Top Tips for Vertically Integrated Cannabis Companies


Are you thinking about jumping into vertical integration as a cannabis business owner? Covering all verticals (cultivation; processing and dispensary) can be very lucrative but it’s no easy undertaking. You will need to be an expert in many different industry types from farming to chemical processing to food manufacturing to retail operations. In addition to needing general knowledge of those highly different business types, the regulations that you face as a cannabis business doubles or even triples the complexity.

Here are a few tips to help you navigate some of the tax and accounting issues you may face:


  • Keeping intercompany transactions: As money changes hands from your cultivation facility to dispensary, you will need to account for that in a separate account on the balance sheet as a due to / due from payable or receivable between entities. Monthly reconciliations will be necessary to make sure both verticals are showing the correct balance in those accounts and that they are properly classified.
  • Related Party transactions and transfer pricing issues: When you transact business with other verticals that are similarly owned, you must operate in the same capacity as you would if the two parties were unrelated. For example, you cannot sell a pound of cannabis for $1,000 to a random dispensary but then sell the same amount to your own dispensary for $2,000. Also, rent charged to related parties must be recorded at market rate. Anything too high or too low will not hold up in the eyes of the IRS.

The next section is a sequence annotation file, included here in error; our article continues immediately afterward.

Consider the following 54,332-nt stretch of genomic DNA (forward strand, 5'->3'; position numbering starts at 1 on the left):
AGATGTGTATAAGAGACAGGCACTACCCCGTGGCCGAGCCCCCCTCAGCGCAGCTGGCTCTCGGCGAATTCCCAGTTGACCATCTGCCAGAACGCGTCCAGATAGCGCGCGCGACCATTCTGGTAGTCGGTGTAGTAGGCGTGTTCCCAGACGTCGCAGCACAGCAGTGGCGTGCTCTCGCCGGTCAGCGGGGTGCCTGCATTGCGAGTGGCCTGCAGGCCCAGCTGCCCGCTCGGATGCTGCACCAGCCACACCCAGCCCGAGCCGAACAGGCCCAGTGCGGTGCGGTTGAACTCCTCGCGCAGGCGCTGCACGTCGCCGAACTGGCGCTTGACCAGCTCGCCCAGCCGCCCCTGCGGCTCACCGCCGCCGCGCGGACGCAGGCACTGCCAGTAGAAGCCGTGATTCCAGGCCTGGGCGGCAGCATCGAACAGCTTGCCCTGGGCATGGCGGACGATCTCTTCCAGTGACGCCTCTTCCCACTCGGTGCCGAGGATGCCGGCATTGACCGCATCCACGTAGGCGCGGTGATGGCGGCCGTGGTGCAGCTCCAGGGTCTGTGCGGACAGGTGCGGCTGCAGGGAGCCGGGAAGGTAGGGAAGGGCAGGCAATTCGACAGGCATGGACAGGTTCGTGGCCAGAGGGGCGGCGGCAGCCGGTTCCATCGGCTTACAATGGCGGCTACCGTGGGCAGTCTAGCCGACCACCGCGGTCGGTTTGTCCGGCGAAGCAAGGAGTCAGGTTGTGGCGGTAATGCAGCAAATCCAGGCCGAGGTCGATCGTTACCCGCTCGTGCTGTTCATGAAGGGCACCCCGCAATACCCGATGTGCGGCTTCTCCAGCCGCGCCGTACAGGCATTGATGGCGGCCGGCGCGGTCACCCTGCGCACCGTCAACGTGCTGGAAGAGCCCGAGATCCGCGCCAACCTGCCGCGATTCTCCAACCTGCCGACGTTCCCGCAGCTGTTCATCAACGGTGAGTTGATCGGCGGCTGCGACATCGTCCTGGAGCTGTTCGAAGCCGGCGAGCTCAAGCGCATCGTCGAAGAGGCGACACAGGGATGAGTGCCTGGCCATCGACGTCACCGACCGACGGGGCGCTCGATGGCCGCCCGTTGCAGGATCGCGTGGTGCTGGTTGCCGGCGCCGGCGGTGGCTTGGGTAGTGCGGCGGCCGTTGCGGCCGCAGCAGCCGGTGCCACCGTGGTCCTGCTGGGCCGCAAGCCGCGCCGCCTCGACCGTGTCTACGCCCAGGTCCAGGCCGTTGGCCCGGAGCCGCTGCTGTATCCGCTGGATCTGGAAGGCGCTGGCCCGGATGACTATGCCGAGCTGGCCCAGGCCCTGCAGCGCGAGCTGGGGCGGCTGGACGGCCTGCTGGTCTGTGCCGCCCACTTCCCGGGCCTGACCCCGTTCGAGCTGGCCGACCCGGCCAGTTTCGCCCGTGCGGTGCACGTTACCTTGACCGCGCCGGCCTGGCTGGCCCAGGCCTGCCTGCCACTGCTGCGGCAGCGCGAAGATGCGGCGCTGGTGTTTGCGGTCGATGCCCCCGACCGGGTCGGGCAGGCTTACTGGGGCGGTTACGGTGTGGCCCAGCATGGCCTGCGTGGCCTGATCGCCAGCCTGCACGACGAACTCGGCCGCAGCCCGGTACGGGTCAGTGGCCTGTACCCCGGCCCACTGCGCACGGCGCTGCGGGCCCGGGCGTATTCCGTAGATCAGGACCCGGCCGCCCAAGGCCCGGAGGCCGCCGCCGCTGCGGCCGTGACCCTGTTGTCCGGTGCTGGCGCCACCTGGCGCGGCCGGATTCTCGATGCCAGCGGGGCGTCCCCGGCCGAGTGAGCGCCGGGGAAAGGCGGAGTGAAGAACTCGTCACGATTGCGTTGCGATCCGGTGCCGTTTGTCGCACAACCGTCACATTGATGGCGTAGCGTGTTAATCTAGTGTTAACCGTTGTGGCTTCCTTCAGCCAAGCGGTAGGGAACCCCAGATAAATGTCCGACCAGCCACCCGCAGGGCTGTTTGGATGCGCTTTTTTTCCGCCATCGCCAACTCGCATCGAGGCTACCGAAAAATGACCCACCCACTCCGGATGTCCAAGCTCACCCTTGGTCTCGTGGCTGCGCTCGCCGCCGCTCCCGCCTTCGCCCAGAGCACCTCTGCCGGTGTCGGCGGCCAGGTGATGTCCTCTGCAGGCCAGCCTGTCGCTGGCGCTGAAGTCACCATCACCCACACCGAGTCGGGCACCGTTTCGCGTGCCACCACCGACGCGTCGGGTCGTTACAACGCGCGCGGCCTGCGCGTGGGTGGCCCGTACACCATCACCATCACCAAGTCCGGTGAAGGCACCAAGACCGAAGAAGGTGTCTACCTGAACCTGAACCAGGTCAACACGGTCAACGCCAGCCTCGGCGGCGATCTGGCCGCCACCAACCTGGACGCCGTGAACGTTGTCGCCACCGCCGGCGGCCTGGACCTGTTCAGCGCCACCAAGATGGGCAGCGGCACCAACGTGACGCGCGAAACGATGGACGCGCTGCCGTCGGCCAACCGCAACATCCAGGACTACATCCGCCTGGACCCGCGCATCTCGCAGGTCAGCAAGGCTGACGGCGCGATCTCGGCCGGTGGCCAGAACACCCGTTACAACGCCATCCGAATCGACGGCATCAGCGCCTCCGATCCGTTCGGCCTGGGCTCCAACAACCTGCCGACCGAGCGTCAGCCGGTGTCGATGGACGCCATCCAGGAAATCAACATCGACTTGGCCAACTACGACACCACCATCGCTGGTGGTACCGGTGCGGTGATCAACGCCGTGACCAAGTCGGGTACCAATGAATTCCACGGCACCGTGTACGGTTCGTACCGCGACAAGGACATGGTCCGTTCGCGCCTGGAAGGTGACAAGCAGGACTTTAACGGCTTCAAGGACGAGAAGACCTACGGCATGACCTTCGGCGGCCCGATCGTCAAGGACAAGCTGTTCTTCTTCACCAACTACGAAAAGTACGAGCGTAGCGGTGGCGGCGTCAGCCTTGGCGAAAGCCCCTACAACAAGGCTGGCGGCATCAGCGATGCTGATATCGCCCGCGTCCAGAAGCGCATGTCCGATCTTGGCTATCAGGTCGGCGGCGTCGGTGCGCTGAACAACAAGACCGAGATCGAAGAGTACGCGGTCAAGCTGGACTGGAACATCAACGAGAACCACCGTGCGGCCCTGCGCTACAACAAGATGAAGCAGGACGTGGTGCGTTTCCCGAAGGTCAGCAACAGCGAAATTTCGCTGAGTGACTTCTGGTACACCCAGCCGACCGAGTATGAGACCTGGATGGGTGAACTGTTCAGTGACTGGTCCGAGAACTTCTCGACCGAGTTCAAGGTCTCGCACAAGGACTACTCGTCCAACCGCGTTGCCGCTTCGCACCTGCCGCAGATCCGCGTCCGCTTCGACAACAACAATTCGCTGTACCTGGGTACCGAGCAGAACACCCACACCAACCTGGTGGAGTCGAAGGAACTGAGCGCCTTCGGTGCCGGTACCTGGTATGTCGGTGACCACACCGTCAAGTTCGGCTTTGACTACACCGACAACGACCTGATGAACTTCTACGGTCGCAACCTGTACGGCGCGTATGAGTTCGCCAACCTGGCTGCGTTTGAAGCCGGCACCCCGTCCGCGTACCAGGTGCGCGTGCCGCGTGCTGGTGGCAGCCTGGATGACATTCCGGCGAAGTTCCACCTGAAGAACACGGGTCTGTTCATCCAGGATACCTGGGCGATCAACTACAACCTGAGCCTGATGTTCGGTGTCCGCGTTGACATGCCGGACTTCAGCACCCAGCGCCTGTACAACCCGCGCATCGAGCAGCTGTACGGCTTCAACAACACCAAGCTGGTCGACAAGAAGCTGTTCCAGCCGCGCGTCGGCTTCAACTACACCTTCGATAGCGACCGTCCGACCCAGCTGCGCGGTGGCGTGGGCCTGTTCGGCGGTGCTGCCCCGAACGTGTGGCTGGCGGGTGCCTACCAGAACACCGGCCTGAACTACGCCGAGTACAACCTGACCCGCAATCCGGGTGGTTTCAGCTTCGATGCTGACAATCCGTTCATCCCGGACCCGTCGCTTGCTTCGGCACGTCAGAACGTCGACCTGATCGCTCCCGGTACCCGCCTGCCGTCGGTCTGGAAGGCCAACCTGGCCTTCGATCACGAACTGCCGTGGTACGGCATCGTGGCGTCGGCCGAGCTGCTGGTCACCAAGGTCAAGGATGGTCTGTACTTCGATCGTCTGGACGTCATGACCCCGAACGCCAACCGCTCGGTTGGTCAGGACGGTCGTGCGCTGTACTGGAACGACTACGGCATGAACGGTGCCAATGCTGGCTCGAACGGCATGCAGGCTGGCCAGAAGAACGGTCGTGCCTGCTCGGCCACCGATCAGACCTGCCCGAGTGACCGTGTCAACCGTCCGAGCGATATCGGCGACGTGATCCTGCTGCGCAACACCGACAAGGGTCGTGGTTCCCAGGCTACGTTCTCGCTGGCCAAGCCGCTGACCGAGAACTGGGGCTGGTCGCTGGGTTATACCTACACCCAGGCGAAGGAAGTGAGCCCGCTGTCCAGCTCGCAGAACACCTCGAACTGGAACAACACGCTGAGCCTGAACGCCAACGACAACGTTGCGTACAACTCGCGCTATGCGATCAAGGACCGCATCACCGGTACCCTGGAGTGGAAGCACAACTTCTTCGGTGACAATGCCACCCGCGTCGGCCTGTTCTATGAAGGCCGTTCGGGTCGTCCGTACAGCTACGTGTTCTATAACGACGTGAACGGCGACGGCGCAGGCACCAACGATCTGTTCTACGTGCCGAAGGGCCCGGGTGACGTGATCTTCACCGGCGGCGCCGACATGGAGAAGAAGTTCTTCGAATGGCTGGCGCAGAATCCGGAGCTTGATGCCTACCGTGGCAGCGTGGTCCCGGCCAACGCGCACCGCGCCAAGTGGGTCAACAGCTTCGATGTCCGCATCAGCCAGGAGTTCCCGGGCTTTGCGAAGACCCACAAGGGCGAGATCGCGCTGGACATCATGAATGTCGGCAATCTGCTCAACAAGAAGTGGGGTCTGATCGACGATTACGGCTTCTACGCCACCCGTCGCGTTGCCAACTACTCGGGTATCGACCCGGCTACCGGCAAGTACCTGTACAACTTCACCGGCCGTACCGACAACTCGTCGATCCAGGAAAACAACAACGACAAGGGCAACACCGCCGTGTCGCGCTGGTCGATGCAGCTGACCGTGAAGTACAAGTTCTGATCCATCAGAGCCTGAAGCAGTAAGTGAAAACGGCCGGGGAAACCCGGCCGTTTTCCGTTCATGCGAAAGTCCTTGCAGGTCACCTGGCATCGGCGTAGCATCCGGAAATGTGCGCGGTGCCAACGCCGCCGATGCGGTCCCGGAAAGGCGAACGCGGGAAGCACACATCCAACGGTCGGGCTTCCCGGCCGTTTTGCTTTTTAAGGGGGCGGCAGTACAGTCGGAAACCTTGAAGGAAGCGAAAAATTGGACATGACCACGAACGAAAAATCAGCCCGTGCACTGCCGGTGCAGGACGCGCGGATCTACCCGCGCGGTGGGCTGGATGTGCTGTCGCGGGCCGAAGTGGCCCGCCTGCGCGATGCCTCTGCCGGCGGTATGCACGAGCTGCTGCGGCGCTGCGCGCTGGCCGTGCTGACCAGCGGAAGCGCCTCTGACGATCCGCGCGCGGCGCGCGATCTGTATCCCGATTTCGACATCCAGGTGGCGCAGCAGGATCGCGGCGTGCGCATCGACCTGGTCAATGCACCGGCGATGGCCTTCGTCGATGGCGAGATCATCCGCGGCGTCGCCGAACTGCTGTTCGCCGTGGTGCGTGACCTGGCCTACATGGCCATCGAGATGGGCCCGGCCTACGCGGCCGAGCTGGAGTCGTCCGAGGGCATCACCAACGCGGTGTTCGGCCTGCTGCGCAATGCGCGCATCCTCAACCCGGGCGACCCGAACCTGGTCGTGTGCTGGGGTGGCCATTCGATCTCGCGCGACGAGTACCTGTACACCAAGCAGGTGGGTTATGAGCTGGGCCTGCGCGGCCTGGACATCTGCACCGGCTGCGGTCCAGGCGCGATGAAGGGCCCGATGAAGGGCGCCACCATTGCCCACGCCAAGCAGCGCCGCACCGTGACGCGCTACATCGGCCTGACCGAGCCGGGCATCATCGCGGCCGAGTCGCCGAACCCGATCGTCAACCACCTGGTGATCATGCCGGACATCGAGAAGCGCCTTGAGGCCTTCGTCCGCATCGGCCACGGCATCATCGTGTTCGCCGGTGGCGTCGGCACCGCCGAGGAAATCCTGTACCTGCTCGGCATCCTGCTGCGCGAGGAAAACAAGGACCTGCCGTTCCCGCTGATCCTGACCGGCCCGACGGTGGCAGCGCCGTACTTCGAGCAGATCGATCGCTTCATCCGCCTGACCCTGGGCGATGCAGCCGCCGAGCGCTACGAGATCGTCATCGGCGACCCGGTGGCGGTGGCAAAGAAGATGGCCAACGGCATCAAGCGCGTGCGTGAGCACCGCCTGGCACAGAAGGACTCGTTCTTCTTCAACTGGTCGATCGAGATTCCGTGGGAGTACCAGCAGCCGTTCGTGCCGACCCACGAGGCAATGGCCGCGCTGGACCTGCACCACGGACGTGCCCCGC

• Financial presentations: Consolidated financials will be necessary to view the company’s overall financial health. Departmental financials will also be very valuable for management to make sound business decisions on issues like determining profit on cultivation vs processing operations and how to control inventory levels based on supply and demand driven by the dispensary.


  • COGS workpapers: Detailed Cost of Goods Sold (COGS) workpapers will be mandatory to substantiate your 280e tax deduction for IRS purposes. Allocating all allowable expenses into COGS is a daunting task and supporting documentation will be required for every expense item, especially expenses that may overlap between verticals. Missing out on any of these deductions can be very detrimental to your cash flow.
  • Sharing Overhead: Verticals may be able to share overhead costs which can result in decreased tax liability if handled appropriately. For example, allocating rent and utilities correctly and proportionately between verticals is key.
  • Estimated Payments: Timely and accurate estimated payments are crucial in order to avoid penalties and interest. With many different business types, employees and other taxes due for each vertical, keeping up with tax deadlines can be confusing. It is important to oversee compliance procedures to make certain this is handled properly.

Having a Chief Compliance Officer to oversee company-wide compliance with Federal, State and local compliance is a great idea and having a cannabis expert CPA and CFO to handle the correct cost accounting; generally accepted accounting principles (GAAP) financials and tax issues will set your vertically integrated operations up for success!

Tiffani Higgins is a cannabis industry expert in government regulations and owner of Missouri Cannabis CPA.

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